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Optimal control problems for hyperbolic equations with damping terms involving p-Laplacian
Journal of Inequalities and Applicationsvolume 2013, Article number: 92 (2013)
In this paper we study optimal control problems for the hyperbolic equations with a damping term involving p-Laplacian. We prove the existence of an optimal control and the Gâteaux differentiability of a solution mapping on control variables. And then we characterize the optimal controls by giving necessary conditions for optimality.
AMS Subject Classification:49K20, 93C20.
In this paper, we are concerned with optimal control problems for the hyperbolic equation with a damping term involving p-Laplacian:
where Ω is a bounded domain in with sufficiently smooth boundary ∂ Ω, f is a forcing function, and , . The background of these variational problems are in physics, especially in solid mechanics. The precise hypotheses on the above system will be given in the next section.
Recently, much research has been devoted to the study of hemivariational inequalities [1–8]. The research works have mainly considered the existence of weak solutions for differential inclusions of various forms [2, 3, 5, 6, 9]. In particular, the case where the nonlinear wave equation includes a nonlinear damping term in a bounded domain was proved by many authors for both existence and nonexistence of global solutions [10–14]. Especially,  showed the existence of global weak solutions for (1.1) and the asymptotic stability of the solution by using the Nakao lemma .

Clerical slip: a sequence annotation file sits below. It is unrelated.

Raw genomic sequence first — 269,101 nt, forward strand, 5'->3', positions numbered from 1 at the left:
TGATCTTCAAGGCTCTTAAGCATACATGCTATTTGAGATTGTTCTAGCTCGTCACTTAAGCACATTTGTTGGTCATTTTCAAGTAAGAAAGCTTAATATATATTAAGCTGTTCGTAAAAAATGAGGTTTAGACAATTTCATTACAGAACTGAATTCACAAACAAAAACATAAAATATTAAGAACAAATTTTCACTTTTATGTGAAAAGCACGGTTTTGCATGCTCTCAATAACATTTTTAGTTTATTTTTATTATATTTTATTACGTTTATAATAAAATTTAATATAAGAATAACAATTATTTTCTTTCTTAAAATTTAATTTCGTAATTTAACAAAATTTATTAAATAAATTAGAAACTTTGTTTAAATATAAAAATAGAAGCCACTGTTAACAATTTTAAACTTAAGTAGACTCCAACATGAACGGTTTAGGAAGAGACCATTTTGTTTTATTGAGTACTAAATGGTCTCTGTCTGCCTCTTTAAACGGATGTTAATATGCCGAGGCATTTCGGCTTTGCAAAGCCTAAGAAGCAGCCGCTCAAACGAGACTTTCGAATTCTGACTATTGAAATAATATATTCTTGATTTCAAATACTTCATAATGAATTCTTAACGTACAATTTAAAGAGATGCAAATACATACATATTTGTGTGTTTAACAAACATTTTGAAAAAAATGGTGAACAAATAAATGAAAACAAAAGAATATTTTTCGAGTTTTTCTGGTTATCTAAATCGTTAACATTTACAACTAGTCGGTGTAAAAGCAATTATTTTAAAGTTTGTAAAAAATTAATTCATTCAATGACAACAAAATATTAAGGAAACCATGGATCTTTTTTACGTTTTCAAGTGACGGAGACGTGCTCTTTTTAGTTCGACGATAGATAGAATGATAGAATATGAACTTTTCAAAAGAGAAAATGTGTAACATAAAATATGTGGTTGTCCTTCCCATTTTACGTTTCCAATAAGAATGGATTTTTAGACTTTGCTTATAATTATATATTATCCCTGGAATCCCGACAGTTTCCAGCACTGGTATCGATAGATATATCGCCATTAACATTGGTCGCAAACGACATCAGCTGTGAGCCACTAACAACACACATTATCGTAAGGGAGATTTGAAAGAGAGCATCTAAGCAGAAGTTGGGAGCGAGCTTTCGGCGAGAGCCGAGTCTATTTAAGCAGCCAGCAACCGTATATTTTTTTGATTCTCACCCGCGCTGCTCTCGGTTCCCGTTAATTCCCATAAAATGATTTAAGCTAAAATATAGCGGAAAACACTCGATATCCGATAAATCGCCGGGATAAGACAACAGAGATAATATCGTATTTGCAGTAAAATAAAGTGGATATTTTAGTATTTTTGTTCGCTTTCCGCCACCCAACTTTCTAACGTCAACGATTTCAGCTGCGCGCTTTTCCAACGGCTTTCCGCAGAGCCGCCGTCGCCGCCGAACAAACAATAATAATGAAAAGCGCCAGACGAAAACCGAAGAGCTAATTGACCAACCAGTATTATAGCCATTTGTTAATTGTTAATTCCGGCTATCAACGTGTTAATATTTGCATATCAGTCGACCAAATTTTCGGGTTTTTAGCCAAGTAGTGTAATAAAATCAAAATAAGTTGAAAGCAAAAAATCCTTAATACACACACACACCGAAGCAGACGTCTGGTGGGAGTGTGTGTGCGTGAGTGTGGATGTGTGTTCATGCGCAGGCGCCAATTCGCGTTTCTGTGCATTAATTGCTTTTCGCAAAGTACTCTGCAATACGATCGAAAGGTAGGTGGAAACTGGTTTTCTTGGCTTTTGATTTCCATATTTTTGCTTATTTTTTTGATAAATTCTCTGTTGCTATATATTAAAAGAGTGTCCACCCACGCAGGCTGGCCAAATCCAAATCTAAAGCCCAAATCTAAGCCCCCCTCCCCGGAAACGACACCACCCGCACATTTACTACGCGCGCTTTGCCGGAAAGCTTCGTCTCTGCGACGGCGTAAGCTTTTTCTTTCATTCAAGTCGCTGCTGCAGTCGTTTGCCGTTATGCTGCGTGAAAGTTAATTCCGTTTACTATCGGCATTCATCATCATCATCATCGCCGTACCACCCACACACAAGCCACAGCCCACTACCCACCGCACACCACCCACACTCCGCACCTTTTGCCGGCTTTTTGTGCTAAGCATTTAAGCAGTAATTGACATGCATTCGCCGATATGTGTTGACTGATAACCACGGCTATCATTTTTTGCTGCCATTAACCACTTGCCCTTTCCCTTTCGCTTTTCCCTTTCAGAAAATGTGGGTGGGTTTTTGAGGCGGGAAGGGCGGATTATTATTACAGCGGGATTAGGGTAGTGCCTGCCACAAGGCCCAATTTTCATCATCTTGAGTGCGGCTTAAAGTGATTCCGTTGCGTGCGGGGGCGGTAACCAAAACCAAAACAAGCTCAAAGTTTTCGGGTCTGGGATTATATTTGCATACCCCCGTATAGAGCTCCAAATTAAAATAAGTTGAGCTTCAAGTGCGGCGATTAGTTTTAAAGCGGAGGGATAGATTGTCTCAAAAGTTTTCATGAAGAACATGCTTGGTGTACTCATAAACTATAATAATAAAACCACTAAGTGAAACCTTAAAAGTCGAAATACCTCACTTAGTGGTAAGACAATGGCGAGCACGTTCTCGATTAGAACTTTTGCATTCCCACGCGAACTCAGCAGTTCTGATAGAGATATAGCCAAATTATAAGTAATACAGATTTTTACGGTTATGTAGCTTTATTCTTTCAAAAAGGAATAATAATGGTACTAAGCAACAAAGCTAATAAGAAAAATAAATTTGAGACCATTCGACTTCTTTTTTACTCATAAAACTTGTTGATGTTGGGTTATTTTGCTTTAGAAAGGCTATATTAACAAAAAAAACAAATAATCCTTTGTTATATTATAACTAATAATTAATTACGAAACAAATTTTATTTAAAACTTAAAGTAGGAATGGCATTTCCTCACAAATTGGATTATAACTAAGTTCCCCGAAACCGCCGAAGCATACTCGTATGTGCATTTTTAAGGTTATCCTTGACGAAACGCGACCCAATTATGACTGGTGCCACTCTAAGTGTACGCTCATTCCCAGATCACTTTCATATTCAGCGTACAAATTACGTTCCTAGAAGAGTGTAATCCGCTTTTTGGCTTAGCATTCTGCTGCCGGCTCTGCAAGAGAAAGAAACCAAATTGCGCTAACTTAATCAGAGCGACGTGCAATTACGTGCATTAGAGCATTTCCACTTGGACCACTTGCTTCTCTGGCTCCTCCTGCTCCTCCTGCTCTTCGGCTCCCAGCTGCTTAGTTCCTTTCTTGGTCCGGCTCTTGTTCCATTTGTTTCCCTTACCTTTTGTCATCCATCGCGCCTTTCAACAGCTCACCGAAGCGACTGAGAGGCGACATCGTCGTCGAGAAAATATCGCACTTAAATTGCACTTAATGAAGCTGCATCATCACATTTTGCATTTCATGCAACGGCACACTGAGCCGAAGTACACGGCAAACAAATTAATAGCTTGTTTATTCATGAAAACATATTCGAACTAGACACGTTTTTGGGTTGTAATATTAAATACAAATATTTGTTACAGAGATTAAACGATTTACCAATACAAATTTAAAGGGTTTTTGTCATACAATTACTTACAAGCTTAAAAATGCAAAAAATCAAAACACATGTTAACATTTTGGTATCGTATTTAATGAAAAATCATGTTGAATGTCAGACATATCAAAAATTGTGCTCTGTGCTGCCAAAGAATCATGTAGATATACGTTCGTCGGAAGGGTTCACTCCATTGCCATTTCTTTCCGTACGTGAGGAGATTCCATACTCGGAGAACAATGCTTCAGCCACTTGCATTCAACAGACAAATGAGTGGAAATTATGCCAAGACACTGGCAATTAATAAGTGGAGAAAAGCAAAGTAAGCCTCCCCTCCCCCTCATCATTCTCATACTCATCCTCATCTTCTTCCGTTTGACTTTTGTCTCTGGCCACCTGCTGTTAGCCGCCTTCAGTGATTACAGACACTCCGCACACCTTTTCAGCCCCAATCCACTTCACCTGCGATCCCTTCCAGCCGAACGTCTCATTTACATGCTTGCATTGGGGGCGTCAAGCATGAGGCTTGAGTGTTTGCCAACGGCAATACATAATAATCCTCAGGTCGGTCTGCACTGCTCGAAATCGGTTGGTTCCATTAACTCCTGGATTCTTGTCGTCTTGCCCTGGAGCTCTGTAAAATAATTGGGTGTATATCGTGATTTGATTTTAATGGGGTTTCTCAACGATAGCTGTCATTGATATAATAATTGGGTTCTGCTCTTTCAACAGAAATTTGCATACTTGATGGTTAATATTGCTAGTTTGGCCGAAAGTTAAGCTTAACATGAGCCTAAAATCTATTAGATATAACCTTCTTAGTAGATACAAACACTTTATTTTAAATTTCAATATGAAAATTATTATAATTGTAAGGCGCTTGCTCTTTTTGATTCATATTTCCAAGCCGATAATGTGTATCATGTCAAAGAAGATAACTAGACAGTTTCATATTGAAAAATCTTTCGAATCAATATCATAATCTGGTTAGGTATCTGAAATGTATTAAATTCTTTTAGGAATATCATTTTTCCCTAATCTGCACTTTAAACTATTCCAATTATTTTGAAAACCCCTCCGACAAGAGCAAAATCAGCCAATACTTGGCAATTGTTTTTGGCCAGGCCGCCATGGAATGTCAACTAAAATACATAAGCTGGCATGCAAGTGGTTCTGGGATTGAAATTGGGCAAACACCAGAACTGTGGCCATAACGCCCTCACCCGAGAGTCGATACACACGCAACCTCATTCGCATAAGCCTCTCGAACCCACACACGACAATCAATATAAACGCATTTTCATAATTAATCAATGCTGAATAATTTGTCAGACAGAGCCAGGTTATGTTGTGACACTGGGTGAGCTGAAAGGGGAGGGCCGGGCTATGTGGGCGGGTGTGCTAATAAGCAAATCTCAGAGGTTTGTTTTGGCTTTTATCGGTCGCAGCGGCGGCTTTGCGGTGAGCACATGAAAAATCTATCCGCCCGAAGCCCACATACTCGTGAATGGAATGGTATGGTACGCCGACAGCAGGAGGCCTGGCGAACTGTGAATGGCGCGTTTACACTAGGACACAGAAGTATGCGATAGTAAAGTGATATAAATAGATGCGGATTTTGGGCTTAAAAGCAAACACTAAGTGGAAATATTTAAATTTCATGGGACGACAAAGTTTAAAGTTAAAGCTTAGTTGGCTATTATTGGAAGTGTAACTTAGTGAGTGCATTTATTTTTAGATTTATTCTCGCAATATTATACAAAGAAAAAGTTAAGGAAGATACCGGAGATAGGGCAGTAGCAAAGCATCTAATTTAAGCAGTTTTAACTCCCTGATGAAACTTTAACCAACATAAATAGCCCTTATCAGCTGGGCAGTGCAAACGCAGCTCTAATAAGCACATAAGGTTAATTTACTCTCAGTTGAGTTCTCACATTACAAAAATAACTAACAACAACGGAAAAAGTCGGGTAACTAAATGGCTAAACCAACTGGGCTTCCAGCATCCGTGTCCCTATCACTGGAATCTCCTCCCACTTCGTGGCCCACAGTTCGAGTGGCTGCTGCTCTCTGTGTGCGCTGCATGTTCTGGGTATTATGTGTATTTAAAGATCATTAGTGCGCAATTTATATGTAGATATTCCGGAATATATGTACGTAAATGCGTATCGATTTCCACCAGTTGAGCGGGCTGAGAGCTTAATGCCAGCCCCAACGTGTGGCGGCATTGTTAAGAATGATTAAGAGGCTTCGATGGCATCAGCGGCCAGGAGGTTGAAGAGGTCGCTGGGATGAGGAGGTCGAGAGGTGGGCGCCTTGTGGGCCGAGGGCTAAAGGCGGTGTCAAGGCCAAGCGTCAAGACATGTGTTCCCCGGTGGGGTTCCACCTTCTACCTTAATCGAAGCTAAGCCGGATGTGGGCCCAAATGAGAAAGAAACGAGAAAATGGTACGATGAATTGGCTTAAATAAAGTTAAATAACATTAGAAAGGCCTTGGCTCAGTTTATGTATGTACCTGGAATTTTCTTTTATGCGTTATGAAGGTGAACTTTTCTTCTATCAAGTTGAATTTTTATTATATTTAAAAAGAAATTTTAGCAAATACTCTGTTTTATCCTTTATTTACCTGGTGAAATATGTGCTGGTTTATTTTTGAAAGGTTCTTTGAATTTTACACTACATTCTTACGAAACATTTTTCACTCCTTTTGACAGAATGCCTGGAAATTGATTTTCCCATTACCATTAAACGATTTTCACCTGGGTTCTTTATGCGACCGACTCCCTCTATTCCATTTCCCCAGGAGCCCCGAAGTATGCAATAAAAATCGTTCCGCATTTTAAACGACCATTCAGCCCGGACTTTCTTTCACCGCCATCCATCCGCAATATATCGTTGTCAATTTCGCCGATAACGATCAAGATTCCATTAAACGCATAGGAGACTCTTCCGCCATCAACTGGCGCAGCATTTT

On the other hand, it is interesting to mention that optimal control problems for the equation of Kirchhoff type with a damping term have been studied by Hwang and Nakagiri . We can find some articles about the studies on some kinds of semilinear partial differential equations and on quasilinear partial differential equations; see Ha and Nakagiri , Hwang and Nakagiri . Based on these methods, we intend to study optimal control problems for the hyperbolic hemivariational inequality (1.1) due to the theory of Lions  in which the optimal control problems are surveyed on many types of linear partial differential equations.
Our goal in this paper is to extend the optimal control theory in the framework of Lions  to the hyperbolic equation (1.1) involving p-Laplacian with a damping term. Let H be a Hilbert space and let be another Hilbert space of control variables, and B be a bounded linear operator from into , which is called a controller. We formulate our optimal control problem as follows: